It is well worth consulting the website for the plants blooming in each month.
There are a number of sweeping lawns; curving paths; a pond, a well and a swimming pool; pots and statues; seats and lots of different garden areas to explore: The Courtyard; The Glass House and Cold Frames Area; The Heather Slope; The Potager and Herb Garden; the Main Lawn; the Mixed Border; the Yucca Garden; the Small Wood; the Secret Garden; the Apple Lawn; the Swimming Pool; the Species Rose Garden; the Hydrangea Beds and Magnolia Lawn; the West Border; the New Enclosure; the New Garden, both enclosed by hedges; the New Well Gardens; the Iris Walk and the Pond.
Here is a photo of a map of the garden from pages 154 to 155 of Odile’s book and a key:
The book describes each area in detail and the photographs of the garden are superb. Odile has a wonderful eye for beautiful colour combinations.
There are 5 pergolas with 65 arches:
The Hard-Packed Path Pergola, the path bisecting the upper and lower parts of the garden and bordered with bearded iris and poppies in sunny areas and herbaceous and tree peonies in the shade.; the Yucca Garden Pergola; the Orchard Pergola; the Well Pergola; and the Secret Garden Pergola.
The garden has been organically managed for the last 15 years, with no weedicides, insecticides or fungicides used.Another French garden that I would love to visit is the wonderfully wild and blowsy garden, La Roseraie de Berty, belonging to Éléonore Cruse:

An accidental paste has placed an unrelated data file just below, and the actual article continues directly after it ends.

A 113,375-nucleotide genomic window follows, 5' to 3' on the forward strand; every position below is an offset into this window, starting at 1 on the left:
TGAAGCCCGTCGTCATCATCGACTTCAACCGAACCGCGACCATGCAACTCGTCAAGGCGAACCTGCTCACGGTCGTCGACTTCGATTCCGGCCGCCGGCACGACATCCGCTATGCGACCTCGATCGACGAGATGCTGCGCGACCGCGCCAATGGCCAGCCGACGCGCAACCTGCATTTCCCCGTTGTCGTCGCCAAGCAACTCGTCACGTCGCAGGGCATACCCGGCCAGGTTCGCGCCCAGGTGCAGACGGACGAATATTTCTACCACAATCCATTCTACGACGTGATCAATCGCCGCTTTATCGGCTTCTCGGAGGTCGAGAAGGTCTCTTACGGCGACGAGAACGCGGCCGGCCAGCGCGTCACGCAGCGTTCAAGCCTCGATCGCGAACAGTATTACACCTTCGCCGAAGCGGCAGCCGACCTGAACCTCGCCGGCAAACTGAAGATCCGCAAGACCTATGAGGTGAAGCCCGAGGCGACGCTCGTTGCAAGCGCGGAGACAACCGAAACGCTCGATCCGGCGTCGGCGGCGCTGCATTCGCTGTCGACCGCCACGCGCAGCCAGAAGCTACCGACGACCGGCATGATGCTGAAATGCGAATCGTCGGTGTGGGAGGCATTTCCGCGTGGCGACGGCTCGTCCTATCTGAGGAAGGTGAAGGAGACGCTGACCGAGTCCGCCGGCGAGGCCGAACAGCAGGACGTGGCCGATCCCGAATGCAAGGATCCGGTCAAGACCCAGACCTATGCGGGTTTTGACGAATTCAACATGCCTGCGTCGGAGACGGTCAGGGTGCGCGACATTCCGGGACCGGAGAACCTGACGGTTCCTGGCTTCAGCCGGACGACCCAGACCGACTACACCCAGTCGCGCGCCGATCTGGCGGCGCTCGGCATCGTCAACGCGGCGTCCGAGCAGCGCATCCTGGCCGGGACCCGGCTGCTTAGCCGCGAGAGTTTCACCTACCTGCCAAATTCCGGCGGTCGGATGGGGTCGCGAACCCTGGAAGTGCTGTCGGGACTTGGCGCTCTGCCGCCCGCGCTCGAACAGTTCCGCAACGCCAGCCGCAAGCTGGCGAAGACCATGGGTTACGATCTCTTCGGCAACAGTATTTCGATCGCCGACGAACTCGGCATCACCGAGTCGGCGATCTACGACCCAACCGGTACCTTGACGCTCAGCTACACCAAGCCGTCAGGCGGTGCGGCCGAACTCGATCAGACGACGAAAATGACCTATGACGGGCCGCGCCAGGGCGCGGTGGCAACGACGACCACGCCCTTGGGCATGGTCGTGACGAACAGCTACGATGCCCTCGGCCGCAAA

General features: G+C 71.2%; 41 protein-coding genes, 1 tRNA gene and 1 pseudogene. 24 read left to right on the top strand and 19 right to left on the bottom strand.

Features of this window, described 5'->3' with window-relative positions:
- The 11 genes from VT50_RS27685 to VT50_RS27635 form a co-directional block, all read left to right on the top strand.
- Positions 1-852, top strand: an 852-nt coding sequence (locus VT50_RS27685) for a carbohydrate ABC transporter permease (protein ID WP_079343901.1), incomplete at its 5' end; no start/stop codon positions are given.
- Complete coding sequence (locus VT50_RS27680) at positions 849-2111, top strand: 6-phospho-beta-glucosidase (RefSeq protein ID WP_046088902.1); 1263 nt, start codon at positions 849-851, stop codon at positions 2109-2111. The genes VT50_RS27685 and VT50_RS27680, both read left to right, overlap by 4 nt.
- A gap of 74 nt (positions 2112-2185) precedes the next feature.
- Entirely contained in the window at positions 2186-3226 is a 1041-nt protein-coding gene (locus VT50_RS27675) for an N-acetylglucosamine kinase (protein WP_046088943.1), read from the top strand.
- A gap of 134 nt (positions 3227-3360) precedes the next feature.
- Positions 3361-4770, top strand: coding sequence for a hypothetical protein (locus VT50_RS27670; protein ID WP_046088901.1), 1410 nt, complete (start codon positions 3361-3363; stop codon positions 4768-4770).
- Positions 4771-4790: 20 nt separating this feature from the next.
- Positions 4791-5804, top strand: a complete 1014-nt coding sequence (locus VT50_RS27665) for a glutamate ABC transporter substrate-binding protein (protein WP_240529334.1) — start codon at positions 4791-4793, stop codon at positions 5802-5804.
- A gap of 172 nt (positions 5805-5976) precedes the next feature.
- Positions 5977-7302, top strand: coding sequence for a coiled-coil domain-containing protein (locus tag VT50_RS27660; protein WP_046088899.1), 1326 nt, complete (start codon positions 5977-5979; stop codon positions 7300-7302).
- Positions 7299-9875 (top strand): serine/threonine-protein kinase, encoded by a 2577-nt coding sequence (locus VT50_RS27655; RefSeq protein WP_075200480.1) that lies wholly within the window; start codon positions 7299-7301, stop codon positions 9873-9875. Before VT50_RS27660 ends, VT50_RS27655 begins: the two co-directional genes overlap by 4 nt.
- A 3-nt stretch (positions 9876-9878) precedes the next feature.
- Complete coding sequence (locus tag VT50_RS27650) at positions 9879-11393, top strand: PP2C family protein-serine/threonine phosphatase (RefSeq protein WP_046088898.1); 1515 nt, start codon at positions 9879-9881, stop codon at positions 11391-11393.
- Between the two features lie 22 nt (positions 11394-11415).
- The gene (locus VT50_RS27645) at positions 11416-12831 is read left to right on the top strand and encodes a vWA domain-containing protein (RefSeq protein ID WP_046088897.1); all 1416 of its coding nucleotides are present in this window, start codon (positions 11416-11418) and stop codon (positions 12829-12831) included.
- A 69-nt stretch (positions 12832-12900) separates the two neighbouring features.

Another leading French rose specialist is Éléonore Cruse, who owns a lovely romantic rose garden, the Roseraie de Berty, in the valley of the Roubreau, 6 km (15 minutes drive) from the medieval village of Largentière, 2 hours drive south of Lyons. This area experiences severe Winters and heat waves in Summer, so plants have to be tough!
Éléonore bought the 18th century stone farmhouse and land, which had been an old peach orchard, in 1970. The schist soil was very poor, acidic and regularly leached. Initially, she used it for self-sufficiency, grazing goats and sheep, and growing dye plants and vegetables. Gradually, she improved the soil with goat, sheep and cow manure and crops of rye, phacelia and potatoes. Her partner, Christian Biette, slowly rebuilt the low stone walls. She started experimenting with roses, which are tough enough to withstand the extreme climate, learning much from André Eve and garden writer, Michel Lys.
The 1.2 acre (0.5 ha) rose garden was created in 1984 and is comprised of terraces on several different levels and has a naturalistic informal romantic style, so different to the formality of the traditional French rose garden, though structure is still provided by clipped yew and box to create secret areas of the garden. Éléonore has an artist’s eye, creating beautiful harmonious pictures with roses, perennials and ground covers.